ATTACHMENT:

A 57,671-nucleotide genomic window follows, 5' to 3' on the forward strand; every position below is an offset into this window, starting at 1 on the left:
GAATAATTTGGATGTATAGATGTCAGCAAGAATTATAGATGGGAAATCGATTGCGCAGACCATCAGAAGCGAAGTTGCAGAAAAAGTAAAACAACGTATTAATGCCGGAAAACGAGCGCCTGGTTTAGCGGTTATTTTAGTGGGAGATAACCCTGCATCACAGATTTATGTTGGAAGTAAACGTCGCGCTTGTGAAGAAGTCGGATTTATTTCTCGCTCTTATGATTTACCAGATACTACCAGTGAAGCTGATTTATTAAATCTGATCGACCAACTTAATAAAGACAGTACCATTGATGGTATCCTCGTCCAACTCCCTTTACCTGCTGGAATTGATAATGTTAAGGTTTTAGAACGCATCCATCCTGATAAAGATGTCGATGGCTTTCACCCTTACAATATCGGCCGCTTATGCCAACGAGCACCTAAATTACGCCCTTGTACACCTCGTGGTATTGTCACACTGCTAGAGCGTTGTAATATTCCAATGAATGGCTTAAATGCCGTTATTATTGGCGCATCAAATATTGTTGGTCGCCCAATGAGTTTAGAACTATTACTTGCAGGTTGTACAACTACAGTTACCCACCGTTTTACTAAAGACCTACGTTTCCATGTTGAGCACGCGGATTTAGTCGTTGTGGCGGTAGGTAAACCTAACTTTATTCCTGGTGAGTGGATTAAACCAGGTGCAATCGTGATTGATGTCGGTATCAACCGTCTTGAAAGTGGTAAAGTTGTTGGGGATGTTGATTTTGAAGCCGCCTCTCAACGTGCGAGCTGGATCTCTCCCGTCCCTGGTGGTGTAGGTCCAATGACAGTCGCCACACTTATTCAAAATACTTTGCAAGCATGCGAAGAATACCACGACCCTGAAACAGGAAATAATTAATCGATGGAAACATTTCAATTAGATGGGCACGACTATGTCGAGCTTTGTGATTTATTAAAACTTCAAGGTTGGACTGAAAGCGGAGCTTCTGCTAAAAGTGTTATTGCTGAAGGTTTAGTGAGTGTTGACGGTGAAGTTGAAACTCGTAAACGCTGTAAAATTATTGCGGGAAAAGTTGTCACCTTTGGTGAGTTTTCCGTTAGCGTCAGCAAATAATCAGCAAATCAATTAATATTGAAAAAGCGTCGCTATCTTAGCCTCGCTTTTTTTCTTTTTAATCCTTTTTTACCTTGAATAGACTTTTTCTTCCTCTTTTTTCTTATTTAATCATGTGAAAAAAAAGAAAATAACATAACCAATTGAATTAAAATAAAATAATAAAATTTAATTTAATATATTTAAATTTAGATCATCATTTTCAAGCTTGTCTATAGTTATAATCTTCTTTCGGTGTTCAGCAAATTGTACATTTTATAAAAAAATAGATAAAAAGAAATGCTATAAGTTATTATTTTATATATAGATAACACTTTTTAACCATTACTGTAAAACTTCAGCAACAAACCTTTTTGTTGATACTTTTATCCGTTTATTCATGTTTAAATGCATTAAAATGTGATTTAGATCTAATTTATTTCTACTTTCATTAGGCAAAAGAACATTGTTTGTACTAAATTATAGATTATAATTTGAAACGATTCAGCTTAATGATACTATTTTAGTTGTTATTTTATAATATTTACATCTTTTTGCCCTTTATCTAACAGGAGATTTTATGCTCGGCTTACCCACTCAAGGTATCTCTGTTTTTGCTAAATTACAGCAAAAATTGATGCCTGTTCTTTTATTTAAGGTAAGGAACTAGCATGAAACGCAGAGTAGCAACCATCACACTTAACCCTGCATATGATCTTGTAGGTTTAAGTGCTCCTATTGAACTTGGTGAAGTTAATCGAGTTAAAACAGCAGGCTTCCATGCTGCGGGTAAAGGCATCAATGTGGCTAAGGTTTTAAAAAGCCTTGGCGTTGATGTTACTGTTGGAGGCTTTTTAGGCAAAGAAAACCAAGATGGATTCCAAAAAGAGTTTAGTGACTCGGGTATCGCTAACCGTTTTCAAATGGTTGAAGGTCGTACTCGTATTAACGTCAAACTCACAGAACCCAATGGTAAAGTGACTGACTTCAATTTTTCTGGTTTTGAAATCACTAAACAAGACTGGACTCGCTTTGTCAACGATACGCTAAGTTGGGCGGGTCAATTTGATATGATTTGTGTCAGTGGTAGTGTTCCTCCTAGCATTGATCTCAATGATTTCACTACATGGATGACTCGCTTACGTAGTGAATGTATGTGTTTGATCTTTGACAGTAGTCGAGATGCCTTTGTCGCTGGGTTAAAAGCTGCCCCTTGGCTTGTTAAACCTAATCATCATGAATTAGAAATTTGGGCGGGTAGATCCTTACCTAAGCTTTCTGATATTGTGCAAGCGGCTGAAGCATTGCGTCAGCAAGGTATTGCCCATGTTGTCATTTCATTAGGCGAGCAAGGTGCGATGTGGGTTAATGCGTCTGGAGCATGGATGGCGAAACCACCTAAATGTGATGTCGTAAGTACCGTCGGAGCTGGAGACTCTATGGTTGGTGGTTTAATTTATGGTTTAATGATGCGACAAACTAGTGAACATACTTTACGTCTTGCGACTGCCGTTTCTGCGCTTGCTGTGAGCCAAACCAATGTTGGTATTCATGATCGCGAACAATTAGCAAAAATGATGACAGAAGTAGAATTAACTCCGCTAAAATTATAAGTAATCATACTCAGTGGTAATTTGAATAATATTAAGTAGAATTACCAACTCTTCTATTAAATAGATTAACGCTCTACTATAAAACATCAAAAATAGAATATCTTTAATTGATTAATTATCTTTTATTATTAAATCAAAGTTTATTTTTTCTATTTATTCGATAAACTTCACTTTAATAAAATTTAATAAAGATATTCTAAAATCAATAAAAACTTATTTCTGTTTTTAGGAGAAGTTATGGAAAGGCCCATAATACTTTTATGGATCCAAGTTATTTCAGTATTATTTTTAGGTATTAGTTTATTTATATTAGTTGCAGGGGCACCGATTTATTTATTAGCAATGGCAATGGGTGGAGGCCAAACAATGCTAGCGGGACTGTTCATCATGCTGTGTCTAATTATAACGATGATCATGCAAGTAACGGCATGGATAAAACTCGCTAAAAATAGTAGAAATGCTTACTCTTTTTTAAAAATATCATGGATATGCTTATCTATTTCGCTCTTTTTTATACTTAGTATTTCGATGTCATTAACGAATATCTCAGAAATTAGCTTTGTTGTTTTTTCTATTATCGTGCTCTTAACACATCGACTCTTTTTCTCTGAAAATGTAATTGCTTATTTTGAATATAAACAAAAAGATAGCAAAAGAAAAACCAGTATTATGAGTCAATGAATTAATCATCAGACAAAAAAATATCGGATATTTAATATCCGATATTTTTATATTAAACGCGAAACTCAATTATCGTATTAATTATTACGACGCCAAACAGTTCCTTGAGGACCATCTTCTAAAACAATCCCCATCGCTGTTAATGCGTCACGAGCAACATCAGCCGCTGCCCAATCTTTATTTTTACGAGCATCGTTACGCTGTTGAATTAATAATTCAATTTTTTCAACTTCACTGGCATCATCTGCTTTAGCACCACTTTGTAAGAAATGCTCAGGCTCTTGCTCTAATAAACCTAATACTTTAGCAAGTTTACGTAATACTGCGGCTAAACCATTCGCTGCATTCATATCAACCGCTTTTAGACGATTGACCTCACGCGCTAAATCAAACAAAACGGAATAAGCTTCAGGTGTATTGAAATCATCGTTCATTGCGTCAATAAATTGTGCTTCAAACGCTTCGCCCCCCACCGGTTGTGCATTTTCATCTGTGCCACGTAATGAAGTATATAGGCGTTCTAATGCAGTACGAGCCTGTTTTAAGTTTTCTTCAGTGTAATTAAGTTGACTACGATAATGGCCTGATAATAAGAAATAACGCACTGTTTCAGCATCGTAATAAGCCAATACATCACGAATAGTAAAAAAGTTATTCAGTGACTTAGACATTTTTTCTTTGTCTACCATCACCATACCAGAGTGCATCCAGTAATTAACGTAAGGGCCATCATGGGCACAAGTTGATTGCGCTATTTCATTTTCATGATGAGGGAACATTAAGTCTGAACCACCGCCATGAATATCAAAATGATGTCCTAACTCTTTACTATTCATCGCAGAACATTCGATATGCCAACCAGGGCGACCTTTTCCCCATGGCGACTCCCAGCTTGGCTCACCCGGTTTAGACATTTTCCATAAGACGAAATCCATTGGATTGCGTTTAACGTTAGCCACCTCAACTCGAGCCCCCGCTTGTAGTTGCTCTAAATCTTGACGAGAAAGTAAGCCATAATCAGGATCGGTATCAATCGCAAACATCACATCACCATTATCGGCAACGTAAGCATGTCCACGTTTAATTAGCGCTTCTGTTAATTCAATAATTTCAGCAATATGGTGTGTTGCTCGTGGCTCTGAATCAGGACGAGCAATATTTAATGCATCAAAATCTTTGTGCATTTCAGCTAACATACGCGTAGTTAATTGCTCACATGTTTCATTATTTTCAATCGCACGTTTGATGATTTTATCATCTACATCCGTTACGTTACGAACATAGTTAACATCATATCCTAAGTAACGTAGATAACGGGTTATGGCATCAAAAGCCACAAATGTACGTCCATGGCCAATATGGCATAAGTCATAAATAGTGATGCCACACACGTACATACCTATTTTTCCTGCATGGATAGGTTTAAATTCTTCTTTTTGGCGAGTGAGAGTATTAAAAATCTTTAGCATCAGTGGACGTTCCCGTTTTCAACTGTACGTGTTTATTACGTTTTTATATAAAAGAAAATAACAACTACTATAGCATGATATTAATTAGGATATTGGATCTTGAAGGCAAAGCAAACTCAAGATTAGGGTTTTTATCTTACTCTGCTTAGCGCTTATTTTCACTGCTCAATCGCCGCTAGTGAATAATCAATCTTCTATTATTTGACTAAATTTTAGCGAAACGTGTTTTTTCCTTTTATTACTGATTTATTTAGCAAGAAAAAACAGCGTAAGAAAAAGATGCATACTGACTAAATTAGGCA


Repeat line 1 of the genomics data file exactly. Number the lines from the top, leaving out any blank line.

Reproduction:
A 57,671-nucleotide genomic window follows, 5' to 3' on the forward strand; every position below is an offset into this window, starting at 1 on the left: